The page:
The Problem of Female Agency in Shakespeare’s ‘The Taming of the Shrew’
#women #Shakespeare #ShakespeareSunday

In Antony and Cleopatra, Cleopatra uses the phrase twice in the course of her conversation with an  Egyptian messenger who delivers unwelcome information regarding Marc Antony: that Antony is good friends with Caesar, and finally that he is married to Octavia.

Obviously angry, Cleopatra repsonds to the messenger with considerable hostility: after wishing a most infectious pestilence upon him, striking him to the ground, threatening him with torture and saying that he has “liv’d too long”, this exchange occurs:

CLEOPATRA
Is he married?
I cannot hate thee worser than I do,
If thou again say yes.

MESSENGER
He’s married, madam.

CLEOPATRA
The gods confound thee, dost thou hold there still?
MESSENGER
Should I lie, madam?

CLEOPATRA
O, I would thou didst;
So half my Egypt were submerg’d and made
A cistern for scal’d snakes! Go get thee hence!

The repetition of “get thee hence” just a few lines later highlights the strength of the command and is proof positive that Cleopatra wasn’t messing around.

The Problem of Female Agency in Shakespeare’s ‘The Taming of the Shrew’
#women #Shakespeare #ShakespeareSunday

Get thee hence! is certainly expressive and delivers a satisfying sense of Shakespearean drama to your demand to be left alone.

Of course, if they don’t go, you can always try mixing it up a little with the words of Imogene from Cymbeline, Act 5, Scene 5: “O, get thee from my sight… Dangerous fellow, hence!”

Shakespearean Ways To Tell Someone To Go Away: Get Thee Gone!

Photo by Andrea Piacquadio on Pexels.com

There are times when each of us needs to tell someone to go away. Adding a Shakespearean flavour to it lends both style and emphasis to any ejection of a bothersome person. It can also deliver a most satisfying sense of accomplishment to lovers of Shakespeare or of language in general.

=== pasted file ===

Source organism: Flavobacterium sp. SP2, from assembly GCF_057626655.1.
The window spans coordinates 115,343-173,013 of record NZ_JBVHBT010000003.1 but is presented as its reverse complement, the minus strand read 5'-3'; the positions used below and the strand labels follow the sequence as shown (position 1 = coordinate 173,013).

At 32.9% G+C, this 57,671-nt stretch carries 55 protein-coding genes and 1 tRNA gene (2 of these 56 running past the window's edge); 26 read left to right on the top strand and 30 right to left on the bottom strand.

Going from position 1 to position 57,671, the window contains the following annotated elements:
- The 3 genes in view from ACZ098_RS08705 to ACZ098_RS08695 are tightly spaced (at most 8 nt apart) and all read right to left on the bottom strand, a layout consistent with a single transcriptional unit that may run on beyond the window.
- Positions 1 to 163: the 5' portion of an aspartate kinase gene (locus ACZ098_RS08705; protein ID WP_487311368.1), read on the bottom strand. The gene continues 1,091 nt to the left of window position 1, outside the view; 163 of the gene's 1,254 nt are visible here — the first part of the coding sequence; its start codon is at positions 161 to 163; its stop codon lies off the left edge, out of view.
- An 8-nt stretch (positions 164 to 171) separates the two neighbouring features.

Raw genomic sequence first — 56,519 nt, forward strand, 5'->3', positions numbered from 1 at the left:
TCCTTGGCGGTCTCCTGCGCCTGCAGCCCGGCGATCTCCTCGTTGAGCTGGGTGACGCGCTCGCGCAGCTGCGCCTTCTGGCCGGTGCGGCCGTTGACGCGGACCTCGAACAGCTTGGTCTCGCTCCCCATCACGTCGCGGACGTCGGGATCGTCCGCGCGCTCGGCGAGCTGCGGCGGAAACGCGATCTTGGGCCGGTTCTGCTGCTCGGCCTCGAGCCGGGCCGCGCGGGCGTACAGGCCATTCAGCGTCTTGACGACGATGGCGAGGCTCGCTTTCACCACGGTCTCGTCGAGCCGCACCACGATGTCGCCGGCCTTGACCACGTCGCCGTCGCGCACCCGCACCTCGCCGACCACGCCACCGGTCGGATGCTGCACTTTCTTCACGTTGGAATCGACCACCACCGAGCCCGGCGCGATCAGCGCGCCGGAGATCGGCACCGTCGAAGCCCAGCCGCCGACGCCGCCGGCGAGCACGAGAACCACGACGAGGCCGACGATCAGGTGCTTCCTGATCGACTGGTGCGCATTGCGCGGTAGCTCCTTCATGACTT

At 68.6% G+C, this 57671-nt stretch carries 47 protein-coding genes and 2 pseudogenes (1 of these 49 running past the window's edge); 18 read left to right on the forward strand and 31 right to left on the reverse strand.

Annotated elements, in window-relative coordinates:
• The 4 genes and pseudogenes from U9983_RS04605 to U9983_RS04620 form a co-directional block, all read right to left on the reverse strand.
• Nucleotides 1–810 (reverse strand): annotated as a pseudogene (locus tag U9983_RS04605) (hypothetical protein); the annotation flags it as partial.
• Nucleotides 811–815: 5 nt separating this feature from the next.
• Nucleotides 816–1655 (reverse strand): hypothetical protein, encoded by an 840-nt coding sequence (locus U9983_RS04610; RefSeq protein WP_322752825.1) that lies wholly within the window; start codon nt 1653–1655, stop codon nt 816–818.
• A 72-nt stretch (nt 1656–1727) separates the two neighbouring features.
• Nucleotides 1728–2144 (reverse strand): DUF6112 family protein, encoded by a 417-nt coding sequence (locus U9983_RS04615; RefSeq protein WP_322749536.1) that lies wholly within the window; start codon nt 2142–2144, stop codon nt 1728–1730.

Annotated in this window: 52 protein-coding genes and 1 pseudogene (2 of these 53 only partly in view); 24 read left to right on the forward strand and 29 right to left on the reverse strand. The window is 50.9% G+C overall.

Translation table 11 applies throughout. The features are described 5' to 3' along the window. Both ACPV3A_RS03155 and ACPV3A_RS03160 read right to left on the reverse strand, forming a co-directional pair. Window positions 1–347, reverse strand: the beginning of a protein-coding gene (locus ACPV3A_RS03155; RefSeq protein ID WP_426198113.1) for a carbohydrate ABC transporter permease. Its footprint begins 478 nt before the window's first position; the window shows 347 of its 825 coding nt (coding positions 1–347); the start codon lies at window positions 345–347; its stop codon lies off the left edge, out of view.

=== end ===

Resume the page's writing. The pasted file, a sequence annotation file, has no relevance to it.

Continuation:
The Problem of Female Agency in Shakespeare’s ‘The Taming of the Shrew’
#women #Shakespeare #ShakespeareSunday

Begone is the base level entreaty for someone to leave. To say “Fellow, begone!” is the equivalent of “Okay mate, out you go…” today. If not addressing someone who is actually a fellow, you can use any other form of address, or simply say “Begone!” with an imperative tone. A flick of the hand toward the door could add a nice dramatic touch.

Get thee gone! adds a touch of urgency. It’s more like saying “Go, quickly!” or “Get out now!” This is used forty times throughout Shakespeare’s plays, usually when there is a sense of timeliness or hurry about the leaving. It can also suggest impatience or frustration with the person to whom the command is addressed.

In Henry IV part 1, Act 1 Scene 3, King Henry addresses Worcester thus:”Worcester, get thee gone, for I do seeDanger and disobedience in thine eye.”

In Act 3, Scene 1 of Timon of Athens, the grief-stricken Timon tells Alcibiades he wants to be left alone with the command “I prithee, beat thy drum and get thee gone.” This is a reference to the military practice of beating a particular rhythm for retreat, making it the Elizabethan equivalent of “beat it!”

In different parts of Henry 6 , we see Margaret of Anjou use Get thee gone in two different ways.

In part 2, Act 3 Scene 2, Margaret of Anjou farewells the Duke of Suffolk with an impassioned speech:
“O. let me entreat thee cease. Give me thy hand,
That I may dew it with my mournful tears;
Nor let the rain of heaven wet this place
To wash away my woeful monuments.
O, could this kiss be printed in thy hand.
That thou might think upon these by the seal,
Through whom a thousand sighs are breath’d for thee!
So get thee gone, that I may know my grief,
‘Tis but surmised whiles thou art standing by,
As one that surfeits thinking on a want.
I will repeal thee, or, be well assur’d,
Adventure to be banished myself;